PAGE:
The new Boeing Dreamliner which costs over USD 200 million is made out of composite materials. Two thirds of its aluminium body parts were traded for components, produced from a new, much lighter material – carbon reinforced plastic. Part of the Boeing 777 tail is produced from carbon fibre – the material that Airbus has been using in its aircraft for several years now. Almost the entire A350 is manufactured using composite materials only. These materials are becoming concurrent not only in the new generation aircraft production, but also in the MRO sector and aircraft maintenance training processes.

‘The ordinarily used aluminium constructions are being rejected by manufacturers as airlines are increasingly demanding to produce aircraft which are more fuel efficient and cheaper to maintain. Lighter construction materials allow carriers to reduce aircraft fuel consumption by 20 per cent. With composite materials manufacturers can cut the aircraft design and production costs as well as extend the aircraft service life. Fewer clinchers and other screws reduce the overall aircraft weight,’ explains the Deputy Head of FL Technics Training Dainius Sakalauskas.

Designing and manufacturing aircraft is a considerably slow and complicated process. Although aircraft exterior has not changed much since the first models, the interior has been modified and made a lot lighter. Most of the hydraulic aircraft parts and systems controlling the landing gear or wings have been traded for much lighter electric components. Modern engine screw blades are produced from composite ceramic materials that reduce the weight of the aircraft. ‘Nowadays there are already aircraft that are designed with engines in their back – it allows contracting the tail by around 70%. Aircraft contain a number of complex computerized systems controlling wing management elements that can entirely compensate for the lack of the tail,’ says D.Sakalauskas.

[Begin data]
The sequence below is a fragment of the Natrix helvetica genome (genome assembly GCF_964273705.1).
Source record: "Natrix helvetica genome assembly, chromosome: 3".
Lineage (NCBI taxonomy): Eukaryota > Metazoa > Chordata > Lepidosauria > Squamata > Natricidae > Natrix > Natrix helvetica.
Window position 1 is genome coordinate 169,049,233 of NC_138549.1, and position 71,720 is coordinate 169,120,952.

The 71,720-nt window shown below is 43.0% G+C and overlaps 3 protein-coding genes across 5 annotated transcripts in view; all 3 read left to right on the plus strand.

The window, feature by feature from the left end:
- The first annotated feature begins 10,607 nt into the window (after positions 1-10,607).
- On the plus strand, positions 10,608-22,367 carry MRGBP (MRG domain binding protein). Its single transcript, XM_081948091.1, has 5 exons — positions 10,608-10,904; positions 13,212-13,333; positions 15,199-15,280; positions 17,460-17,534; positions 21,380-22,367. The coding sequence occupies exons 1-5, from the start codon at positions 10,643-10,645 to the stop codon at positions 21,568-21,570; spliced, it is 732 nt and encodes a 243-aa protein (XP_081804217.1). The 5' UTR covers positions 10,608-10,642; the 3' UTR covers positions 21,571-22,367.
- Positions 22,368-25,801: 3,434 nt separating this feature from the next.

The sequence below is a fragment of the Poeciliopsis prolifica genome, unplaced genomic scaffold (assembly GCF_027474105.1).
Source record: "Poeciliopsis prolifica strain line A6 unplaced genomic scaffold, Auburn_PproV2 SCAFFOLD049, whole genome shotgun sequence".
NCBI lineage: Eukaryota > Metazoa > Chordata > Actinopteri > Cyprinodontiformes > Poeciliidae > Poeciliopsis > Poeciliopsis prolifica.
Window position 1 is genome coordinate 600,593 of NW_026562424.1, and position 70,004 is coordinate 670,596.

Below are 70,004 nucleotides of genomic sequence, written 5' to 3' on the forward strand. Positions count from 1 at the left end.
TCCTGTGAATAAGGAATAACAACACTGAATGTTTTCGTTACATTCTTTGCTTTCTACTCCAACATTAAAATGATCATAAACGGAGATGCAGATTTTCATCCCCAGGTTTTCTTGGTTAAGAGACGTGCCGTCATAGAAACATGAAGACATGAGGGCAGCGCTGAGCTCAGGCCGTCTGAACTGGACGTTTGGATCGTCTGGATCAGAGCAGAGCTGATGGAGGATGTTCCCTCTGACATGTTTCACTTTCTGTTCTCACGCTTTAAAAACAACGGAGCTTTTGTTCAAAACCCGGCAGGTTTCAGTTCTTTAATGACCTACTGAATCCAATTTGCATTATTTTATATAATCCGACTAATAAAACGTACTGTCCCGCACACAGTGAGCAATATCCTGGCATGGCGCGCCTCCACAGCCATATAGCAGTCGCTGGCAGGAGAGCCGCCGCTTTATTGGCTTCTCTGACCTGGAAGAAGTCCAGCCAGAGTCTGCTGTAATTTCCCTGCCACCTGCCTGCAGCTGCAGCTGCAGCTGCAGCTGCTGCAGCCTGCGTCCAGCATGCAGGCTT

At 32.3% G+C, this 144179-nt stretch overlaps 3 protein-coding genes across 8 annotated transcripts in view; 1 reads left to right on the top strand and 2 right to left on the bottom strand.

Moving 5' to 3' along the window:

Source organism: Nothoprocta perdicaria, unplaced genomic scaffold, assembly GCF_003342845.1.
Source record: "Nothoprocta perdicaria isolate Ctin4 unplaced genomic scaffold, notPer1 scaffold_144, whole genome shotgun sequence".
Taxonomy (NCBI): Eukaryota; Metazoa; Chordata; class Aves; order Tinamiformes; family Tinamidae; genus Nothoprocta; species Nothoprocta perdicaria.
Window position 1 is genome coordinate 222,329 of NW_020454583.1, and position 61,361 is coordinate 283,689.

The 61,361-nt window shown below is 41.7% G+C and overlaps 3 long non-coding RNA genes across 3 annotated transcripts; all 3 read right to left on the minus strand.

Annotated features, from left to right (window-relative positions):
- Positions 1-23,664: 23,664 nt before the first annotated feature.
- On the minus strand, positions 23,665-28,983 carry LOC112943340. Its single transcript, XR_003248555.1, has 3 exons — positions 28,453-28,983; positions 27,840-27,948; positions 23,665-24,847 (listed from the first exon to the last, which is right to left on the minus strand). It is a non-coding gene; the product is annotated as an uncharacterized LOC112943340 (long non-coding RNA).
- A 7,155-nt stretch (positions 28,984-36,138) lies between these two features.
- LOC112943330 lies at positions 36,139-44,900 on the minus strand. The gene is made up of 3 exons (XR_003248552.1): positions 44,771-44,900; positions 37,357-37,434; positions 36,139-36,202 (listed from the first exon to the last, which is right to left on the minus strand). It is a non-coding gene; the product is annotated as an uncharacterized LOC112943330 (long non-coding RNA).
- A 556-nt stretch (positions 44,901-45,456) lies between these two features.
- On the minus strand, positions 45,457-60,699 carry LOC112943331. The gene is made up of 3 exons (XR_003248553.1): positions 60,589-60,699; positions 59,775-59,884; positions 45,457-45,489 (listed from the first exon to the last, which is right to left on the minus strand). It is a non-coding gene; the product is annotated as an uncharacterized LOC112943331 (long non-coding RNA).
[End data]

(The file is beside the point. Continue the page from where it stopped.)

The use of composite materials marks an important step in the process of transition towards new generation aviation. Along with the changing aircraft manufacturing technologies one may observe new tendencies in aircraft technical maintenance training practice. It is highly likely that in the nearest future MRO employees will be required to have the knowledge of working with composite materials and structures too.

‘Composite parts’ maintenance requires a lot of accuracy and attention to detail. Engineers must be able to alter the shape and surface of such aircraft on a microscopic level, by using nanotechnologies. All surface micro-asperities are to be smoothed away with special materials. Only recently engineers were concerned with more radical form adjustments only – both on a macro and a micro level. Nowadays an aircraft engineer is required to spot irregularities not even visible to the naked eye. The common maintenance practice that was acceptable by the MROs and airlines several years ago, at present is considered as insufficient. Highly qualified technicians who keep abreast with new technologies will simply become of vital importance,’ says D.Sakalauskas.

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